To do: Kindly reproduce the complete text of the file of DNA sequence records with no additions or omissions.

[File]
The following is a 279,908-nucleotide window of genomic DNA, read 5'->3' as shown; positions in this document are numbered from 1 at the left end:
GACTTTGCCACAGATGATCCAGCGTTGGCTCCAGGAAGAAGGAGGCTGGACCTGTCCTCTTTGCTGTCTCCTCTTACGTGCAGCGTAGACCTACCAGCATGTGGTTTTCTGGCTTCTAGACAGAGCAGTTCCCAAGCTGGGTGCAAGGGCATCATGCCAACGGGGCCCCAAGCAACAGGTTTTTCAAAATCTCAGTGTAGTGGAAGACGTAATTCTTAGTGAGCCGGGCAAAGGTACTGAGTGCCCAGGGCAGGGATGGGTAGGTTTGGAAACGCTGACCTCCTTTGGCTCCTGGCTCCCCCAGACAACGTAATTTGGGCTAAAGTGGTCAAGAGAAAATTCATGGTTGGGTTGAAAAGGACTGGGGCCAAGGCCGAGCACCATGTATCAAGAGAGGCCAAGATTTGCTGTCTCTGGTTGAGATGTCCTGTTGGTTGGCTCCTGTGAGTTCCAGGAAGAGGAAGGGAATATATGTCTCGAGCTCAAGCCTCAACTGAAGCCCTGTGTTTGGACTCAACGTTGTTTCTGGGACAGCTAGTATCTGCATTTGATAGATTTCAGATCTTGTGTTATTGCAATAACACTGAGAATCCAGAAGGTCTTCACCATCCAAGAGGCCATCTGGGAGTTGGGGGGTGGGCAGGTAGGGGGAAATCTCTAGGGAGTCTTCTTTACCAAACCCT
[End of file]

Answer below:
The following is a 279,908-nucleotide window of genomic DNA, read 5'->3' as shown; positions in this document are numbered from 1 at the left end:
GACTTTGCCACAGATGATCCAGCGTTGGCTCCAGGAAGAAGGAGGCTGGACCTGTCCTCTTTGCTGTCTCCTCTTACGTGCAGCGTAGACCTACCAGCATGTGGTTTTCTGGCTTCTAGACAGAGCAGTTCCCAAGCTGGGTGCAAGGGCATCATGCCAACGGGGCCCCAAGCAACAGGTTTTTCAAAATCTCAGTGTAGTGGAAGACGTAATTCTTAGTGAGCCGGGCAAAGGTACTGAGTGCCCAGGGCAGGGATGGGTAGGTTTGGAAACGCTGACCTCCTTTGGCTCCTGGCTCCCCCAGACAACGTAATTTGGGCTAAAGTGGTCAAGAGAAAATTCATGGTTGGGTTGAAAAGGACTGGGGCCAAGGCCGAGCACCATGTATCAAGAGAGGCCAAGATTTGCTGTCTCTGGTTGAGATGTCCTGTTGGTTGGCTCCTGTGAGTTCCAGGAAGAGGAAGGGAATATATGTCTCGAGCTCAAGCCTCAACTGAAGCCCTGTGTTTGGACTCAACGTTGTTTCTGGGACAGCTAGTATCTGCATTTGATAGATTTCAGATCTTGTGTTATTGCAATAACACTGAGAATCCAGAAGGTCTTCACCATCCAAGAGGCCATCTGGGAGTTGGGGGGTGGGCAGGTAGGGGGAAATCTCTAGGGAGTCTTCTTTACCAAACCCT